More than 20,000 homes in NSW were left without power and commuters faced delays on their trips home after wind gusts of up to 110km/h brought down trees and power lines.
Energy suppliers are still working to restore power to thousands of homes and said some houses would be without power overnight.
On the train network, the South Coast Line has been closed in both directions between Thirroul and Wollongong for urgent overhead wiring repairs. A limited bus service is in operation.
Passengers catching the Eastern Suburbs and Illawara Line were also facing lengthy delays after a tree fell on the line at Oatley earlier but normal service resumed about 8pm.
Power lines also fell on the tracks at Harris Park earlier in the day and set back commuters on the Blue Mountains Line.
A fallen tree closed the Great Western Highway at Medlow Bath in the Blue Mountains, causing heavy traffic.
In Sydney, winds peaked at 82 km/h on the harbour in mid-afternoon while the Illawarra recorded wind gusts of more than 100 km/h.
Ausgrid reported power outages in 1,900 homes in Bundeena and Cronulla, which were brought back online at 6.20pm. Endeavour Energy said about 8pm it was working to restore power to 8,800 homes, having already brought 11,000 customers back online.
Endeavour has had to open up three storm centres to manage the power outages.
The State Emergency Service said it had been inundated with calls for help. It had received nearly 700 calls from across the state by 8.00pm.
The combination of the season’s strongest cold front and an intense low-pressure system delivered about half a metre of snow to Perisher and Thredbo ski resorts by Tuesday morning, with more falls since, said Rob Sharpe, a meteorologist for Weatherzone.
It is a bumper snowfall with some mountain areas likely to collect as much as one metre by the middle of next week.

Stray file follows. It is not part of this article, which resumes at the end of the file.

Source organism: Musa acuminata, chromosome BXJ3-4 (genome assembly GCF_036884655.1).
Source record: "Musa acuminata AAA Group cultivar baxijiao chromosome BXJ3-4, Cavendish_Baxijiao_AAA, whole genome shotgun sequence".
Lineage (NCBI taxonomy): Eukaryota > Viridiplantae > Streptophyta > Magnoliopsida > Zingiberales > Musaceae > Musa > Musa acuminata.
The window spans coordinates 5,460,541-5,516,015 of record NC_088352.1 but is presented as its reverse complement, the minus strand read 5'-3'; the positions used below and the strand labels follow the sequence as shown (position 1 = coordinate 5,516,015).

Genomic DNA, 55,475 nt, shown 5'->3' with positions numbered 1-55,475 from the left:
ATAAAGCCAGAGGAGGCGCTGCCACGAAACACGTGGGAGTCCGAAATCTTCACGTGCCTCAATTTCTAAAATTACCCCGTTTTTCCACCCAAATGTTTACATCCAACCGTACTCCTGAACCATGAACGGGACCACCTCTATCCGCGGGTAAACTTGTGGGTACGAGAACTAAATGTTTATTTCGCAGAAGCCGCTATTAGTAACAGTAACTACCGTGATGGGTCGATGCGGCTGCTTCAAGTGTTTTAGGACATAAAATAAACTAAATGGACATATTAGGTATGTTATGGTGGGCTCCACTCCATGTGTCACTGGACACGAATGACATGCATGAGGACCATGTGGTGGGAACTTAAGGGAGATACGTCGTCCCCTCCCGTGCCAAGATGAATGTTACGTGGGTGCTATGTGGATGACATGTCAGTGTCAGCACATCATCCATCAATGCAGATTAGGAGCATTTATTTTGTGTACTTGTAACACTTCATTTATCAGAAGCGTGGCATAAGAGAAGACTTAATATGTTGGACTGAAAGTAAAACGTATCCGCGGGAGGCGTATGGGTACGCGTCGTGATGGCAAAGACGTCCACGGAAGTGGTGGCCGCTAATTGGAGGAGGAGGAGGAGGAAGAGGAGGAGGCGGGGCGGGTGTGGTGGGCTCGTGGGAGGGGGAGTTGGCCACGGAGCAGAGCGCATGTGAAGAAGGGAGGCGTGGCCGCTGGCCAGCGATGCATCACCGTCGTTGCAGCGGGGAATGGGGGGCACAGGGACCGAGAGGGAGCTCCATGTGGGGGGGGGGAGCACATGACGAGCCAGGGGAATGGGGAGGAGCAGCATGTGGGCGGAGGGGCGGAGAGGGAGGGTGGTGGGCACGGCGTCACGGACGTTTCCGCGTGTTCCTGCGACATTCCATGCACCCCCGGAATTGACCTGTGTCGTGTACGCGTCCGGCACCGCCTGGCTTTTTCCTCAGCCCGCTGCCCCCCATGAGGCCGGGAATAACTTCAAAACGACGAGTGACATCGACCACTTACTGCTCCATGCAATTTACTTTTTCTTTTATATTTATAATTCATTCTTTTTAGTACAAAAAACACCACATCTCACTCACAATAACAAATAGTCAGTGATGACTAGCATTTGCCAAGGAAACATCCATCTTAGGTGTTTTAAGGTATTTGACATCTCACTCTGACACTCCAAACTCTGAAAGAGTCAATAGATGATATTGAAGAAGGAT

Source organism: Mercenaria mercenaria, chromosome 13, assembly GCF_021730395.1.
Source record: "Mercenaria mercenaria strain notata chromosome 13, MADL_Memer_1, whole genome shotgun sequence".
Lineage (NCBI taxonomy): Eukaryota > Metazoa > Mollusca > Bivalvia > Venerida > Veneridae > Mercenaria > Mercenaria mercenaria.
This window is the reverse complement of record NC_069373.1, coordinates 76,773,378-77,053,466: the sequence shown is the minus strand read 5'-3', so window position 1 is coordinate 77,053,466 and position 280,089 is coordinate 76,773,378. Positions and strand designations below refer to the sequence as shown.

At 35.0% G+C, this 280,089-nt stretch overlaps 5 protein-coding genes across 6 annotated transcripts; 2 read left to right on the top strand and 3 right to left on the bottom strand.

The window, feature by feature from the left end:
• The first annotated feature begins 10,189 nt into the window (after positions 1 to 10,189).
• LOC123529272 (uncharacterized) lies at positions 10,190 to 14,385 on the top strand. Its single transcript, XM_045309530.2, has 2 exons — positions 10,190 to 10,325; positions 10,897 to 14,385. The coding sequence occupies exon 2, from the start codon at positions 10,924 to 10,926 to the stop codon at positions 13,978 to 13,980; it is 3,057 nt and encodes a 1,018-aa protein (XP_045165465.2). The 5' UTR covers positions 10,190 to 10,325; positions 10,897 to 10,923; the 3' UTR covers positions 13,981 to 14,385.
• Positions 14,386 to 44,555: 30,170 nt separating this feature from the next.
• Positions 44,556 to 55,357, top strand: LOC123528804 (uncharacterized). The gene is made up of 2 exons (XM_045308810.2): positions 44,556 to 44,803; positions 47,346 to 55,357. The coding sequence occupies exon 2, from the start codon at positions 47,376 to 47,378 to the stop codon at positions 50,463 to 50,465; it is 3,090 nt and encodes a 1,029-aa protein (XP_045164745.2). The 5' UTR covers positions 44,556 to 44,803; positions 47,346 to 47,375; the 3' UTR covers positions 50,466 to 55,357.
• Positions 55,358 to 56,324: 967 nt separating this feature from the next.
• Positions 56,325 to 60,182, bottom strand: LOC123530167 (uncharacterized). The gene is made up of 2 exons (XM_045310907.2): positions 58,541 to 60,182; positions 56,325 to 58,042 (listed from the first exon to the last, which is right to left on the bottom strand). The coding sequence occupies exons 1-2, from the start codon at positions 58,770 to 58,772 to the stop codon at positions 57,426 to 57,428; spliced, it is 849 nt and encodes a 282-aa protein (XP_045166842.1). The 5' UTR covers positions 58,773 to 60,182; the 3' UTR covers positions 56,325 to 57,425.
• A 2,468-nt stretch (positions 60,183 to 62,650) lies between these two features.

“People will be celebrating,” said Mr Sharpe, who added that powered snow in some areas could be “an almost unheard of” metre deep once a second front moves through over the weekend.
The snow flurries will bring relief to the ski industry after a slow start. Mountain tops at Victoria’s Mt Buller were mostly green grass as recently as Monday, with little snow at most other resorts.
The powerful weather system buffeted Sydney on Tuesday although the basin was spared the worst of the gale-force winds that had been tipped.
Wednesday should see some of the wild weather returning, with the Bureau of Meteorology predicting “strong to gale force westerly” winds late morning. Wind speeds should reach 40-60 km/h before easing to 20-30 km/h by the evening.
Temperatures should creep up again after Tuesday’s top of just 16.7 degrees, with days of 19-21 degrees until Saturday.
The next front will bring cooler south-westerly winds, dragging Monday’s maximum for Sydney back to 16 degrees to end June on a chilly note.
Even with the cold burst, Sydney should still end the month with maximums about 2.5 degrees above the long-term average.
With little if any rain expected, the city’s gauges are likely to record close to the current total of 68 millimetres - or about half the typical June rainfall.
Weatherzone is owned by Fairfax Media, publisher of this website.
The story Sydney weather: winds bring down trees and power lines, cause commuter delays first appeared on The Sydney Morning Herald.